Back to cost of oscillators, typing e.g. this into Mouser
https://www.mouser.co.uk/c/?q=oscillator%2025mhz
yields a factor of about 5x on cost, but if you look for the cheapest you can find 1k pricing in the 60p region e.g.
https://www.mouser.co.uk/ProductDetail/ECS/ECS-3953M-250-BN-T-TR?qs=3Rah4i%252BhyCE7s0uJVfWw7A%3D%3D

But then if you are in serious production you can get xtals for 15p. Or < 10p for 10k+ for various chinese ones.

One could argue that 60p minus say 15p is not much, and mostly you would be right, but

- the cheap ones are chinese, no-name, rebranded by a Western company, and how do you know they have done it right?
- historically none were cheap
- there seem to be very few cheap ones
- supply current of 20mA could be an issue for some

I've used oscillators many times in the past, usually in the £2 sort of price range.

« Last Edit: February 23, 2024, 02:17:21 pm by peter-h »
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Re: CPU crystal "pull" range and how critical are the caps, for e.g. USB FS
« Reply #19 on: February 23, 2024, 09:42:22 pm »
But then if you are in serious production you can get xtals for 15p. Or < 10p for 10k+ for various chinese ones.
You also need to include the BOM and placement costs and PCB area costs of the two capacitors, and the cost of the lost pin.

lcsc lists oscillators from ~ 20c/100's with the 3225 package being the lowest price.
Crystals are 3~4c region, also with 3225 package being cheapest.

Not all MCUs have crystal osc support, the smaller pin count, lower cost ones often remove that item, thinking their calibrated RC osc is 'good enough' for most use cases, and an ExtOsc covers the others.

 
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Offline peter-hTopic starter

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Re: CPU crystal "pull" range and how critical are the caps, for e.g. USB FS
« Reply #20 on: February 24, 2024, 08:33:37 am »
You are right e.g. this one, from Kyocera so not a no-name chinese one, is under $0.30 1k+
https://datasheet.lcsc.com/lcsc/2201301300_Kyocera-AVX-KC3225K25-0000C1GE00_C1988954.pdf

Amazing!
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Re: CPU crystal "pull" range and how critical are the caps, for e.g. USB FS
« Reply #21 on: February 24, 2024, 09:10:04 am »
Substantial extra cost

Really? Come on, what is your CBOM, and how many equivalent hours did you spend saving $0.40 or so on *other* components/circuit designs?
 

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Re: CPU crystal "pull" range and how critical are the caps, for e.g. USB FS
« Reply #22 on: February 24, 2024, 01:24:02 pm »
In the audio applications, when the host and device clock domains are independent of each other, two isochronous pipes are used for downstream data transfer. One is for sample data transmission, the other (of the opposite direction) is for the buffer feedback, according to the usb class spec. It's obvious that without the feedback information, sooner or later, there will be a buffer issue in the device. But how soon? Although the worst time could be determined through the math, I once measured it, out of curiosity. The buffer on the device was of the capacity of 3-4 sample packets. The firmware waited for the buffer is falf-full before starting using it. On each overflow/underflow event, the buffer was re-initialized and the event was reported via the debug console. To my surprise, it was not unusual to wait for minutes between the events. With tens of different random computers, not just with one or a couple. The conclusion: the respective clocks are of almost similar frequency thanks to the physical properties of the quartz crystals. If the exact similarity is critical, then appropriate mitigation measures shall be taken. But if not, all that pf counts are seems of secondary importance.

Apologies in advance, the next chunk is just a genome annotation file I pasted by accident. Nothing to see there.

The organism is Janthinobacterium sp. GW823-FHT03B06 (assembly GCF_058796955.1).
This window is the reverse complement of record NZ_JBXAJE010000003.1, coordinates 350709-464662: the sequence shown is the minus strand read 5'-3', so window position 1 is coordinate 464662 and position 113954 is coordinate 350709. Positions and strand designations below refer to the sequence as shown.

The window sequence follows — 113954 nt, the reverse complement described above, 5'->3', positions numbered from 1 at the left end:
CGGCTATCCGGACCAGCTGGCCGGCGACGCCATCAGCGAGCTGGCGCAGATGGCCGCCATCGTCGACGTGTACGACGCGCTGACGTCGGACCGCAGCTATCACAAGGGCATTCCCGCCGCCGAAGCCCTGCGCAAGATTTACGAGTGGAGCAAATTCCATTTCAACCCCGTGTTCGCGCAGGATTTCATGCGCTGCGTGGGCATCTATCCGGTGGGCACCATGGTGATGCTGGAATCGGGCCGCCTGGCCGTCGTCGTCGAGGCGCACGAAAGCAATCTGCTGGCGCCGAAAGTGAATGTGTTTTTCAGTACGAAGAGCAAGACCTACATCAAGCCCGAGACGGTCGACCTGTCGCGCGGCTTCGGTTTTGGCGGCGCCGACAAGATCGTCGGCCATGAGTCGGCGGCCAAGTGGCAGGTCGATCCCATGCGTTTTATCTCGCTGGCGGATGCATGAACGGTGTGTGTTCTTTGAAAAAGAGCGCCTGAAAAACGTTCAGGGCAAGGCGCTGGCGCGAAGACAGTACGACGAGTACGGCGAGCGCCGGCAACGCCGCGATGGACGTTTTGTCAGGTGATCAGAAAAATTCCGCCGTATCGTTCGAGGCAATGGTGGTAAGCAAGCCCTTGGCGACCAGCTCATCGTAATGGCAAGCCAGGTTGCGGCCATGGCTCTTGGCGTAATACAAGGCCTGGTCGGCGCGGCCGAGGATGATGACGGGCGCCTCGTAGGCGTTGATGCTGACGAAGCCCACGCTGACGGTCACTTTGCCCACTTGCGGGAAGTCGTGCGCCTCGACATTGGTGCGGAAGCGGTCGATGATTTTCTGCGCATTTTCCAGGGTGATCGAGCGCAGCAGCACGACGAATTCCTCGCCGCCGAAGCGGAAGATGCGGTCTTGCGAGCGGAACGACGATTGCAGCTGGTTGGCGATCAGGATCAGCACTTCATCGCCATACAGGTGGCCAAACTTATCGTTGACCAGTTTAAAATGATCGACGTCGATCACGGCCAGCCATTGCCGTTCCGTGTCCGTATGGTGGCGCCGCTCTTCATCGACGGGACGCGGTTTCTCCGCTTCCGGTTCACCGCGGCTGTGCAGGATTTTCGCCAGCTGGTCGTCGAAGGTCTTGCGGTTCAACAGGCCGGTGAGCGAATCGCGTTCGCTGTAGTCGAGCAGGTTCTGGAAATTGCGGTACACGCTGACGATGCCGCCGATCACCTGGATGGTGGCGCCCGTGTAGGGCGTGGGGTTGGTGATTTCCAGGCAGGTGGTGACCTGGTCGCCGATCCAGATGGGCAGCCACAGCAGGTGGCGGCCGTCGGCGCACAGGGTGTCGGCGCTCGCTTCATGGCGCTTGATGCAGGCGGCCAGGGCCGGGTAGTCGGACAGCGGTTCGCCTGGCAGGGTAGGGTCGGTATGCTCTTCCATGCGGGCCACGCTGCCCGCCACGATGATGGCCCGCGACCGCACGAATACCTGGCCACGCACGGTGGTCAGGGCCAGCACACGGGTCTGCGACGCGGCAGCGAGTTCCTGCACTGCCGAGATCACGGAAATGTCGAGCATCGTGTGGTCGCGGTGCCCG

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Re: CPU crystal "pull" range and how critical are the caps, for e.g. USB FS
« Reply #23 on: February 24, 2024, 05:19:31 pm »
So, to get back to the Q, what is the point of crystals when you can get an oscillator for $0.30?
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Re: CPU crystal "pull" range and how critical are the caps, for e.g. USB FS
« Reply #24 on: February 24, 2024, 06:34:37 pm »
So, to get back to the Q, what is the point of crystals when you can get an oscillator for $0.30?

Crystals are still cheaper  8)
Oscillators also have a higher icc unless the MCU puts them to sleep.
The YXC 110 series from Lcsc measure at ~1.5mA ( no load) so modern ones have improved from the generic 20 mA data sheets.
Also check the oscillator startup details on a scope.
The best are clean and running ~1ms, the worst (? Brand ) I tested looked like it oscillated at quite the wrong MHz before deciding to start properly. Enable of external clock to MCU too soon on that one, would be risky.